Six Strategies for Hiring Tech Talent in Government

USDS managed not only to recruit, and retain, technologists—they were able to recruit them away from some of the top companies in Silicon Valley. Companies that could afford to offer salaries much higher than any government agency ever could. So, how did they do it? How were they able to convince some of the most brilliant minds to move from sunny California to Washington D.C. and take a paycut?

The process was not easy, but the USDS created a methodology that city, county, local governments could implement to hire tech talent.

During Code for America Summit, Jennifer Anastasoff and Jenny Smith, both formerly with the USDS, presented these six strategies they used to hire tech talent in a breakout session.

Jennifer Anastasoff and Jenny Smith, both formerly with the USDS, present strategies for hiring and retaining tech talent in a breakout session at Code for America Summit.

Strategy #1

Hire, appoint, and empower leaders with knowledge of modern technology.

While this may seem straightforward, most government technology teams are not representative of the demographics of today’s technology workforce as a whole. Find ways to create a wider funnel to bring these workers into government jobs—and empower workers with this knowledge who are already there.

Strategy #2

Use private sector best practices to recruit and hire tech talent.

The most important aspect of this practice is hiring quality recruits by using subject matter experts, and the second most important is speed. When the USDS first started recruiting, the hiring process would take over 300 days. Once they fine-tuned their process, it was down to around 30 days. The hiring process is a candidate’s first experience with your brand and what they talk about with their colleagues. Make it worth their while.

Strategy #3

Create the conditions for success.

Culture building is the key to attaining—and retaining—talent. One point that the presenters shared was that when you ask your staff to join an agency, ensure that they never have to do it alone. For example, when someone is tasked with making the case to increase the budget for advanced technology, don’t send them in alone to be the savior at an agency. Hire a team that can work together to achieve set goals.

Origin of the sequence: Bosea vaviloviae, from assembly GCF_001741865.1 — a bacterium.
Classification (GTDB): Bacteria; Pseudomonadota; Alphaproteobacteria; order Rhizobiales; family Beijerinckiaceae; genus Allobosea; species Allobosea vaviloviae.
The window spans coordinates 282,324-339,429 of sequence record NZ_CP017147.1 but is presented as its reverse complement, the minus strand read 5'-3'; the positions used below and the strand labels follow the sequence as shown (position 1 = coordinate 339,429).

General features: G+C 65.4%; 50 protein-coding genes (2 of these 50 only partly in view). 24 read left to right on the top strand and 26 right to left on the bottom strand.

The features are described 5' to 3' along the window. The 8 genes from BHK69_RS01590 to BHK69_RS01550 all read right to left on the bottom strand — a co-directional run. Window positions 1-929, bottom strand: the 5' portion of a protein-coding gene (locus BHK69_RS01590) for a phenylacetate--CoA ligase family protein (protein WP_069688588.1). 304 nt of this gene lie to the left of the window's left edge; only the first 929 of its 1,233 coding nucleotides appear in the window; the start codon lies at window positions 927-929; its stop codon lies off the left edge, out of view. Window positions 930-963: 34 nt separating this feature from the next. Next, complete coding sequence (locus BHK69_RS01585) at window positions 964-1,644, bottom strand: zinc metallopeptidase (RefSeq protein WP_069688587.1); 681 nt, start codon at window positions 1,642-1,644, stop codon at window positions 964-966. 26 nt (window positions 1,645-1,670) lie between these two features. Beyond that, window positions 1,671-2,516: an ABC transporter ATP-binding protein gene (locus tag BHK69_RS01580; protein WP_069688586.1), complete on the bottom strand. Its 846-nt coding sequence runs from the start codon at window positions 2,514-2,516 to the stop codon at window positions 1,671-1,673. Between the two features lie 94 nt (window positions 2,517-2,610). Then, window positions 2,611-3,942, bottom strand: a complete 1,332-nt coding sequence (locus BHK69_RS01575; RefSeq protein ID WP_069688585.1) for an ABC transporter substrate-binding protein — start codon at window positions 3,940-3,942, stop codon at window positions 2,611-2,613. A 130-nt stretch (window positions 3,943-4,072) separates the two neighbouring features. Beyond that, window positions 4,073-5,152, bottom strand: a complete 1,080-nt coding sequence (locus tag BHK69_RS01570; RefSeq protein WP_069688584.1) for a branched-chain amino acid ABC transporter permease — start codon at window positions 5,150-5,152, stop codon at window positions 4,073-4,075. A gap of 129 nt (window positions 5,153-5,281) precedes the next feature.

Strategy #4

Upgrade the technical skills and competencies of the current workforce.

Investing in your current workforce will boost team morale and productivity.

Strategy #5

Build the brand and tell more stories.

While fancy tech companies can use salary as a tactic to attract top talent, government agencies may have a more compelling offer: the ability to change people’s lives. Most workers want to be involved with a mission that is bigger than themselves and their paychecks. Working for the government will give them the opportunity to have a meaningful impact on their community. Include this in your pitch when hiring tech talent.

Strategy #6

Remove structural barriers and make operational excellence possible and consider ideas for future exploration.

Both of these strategies are critical to creating conditions for success (strategy #3). Make it easy for folks to make decisions and allow for autonomy.

Anastasoff and Smith were clear that it is not easy to hire tech talent into government jobs, or private sector jobs for that matter. Both emphasized that it will take an incredible amount of time, energy, and resources to adjust internal processes that will make it possible to attract quality talent. But, with dedication and a plan, it is possible.

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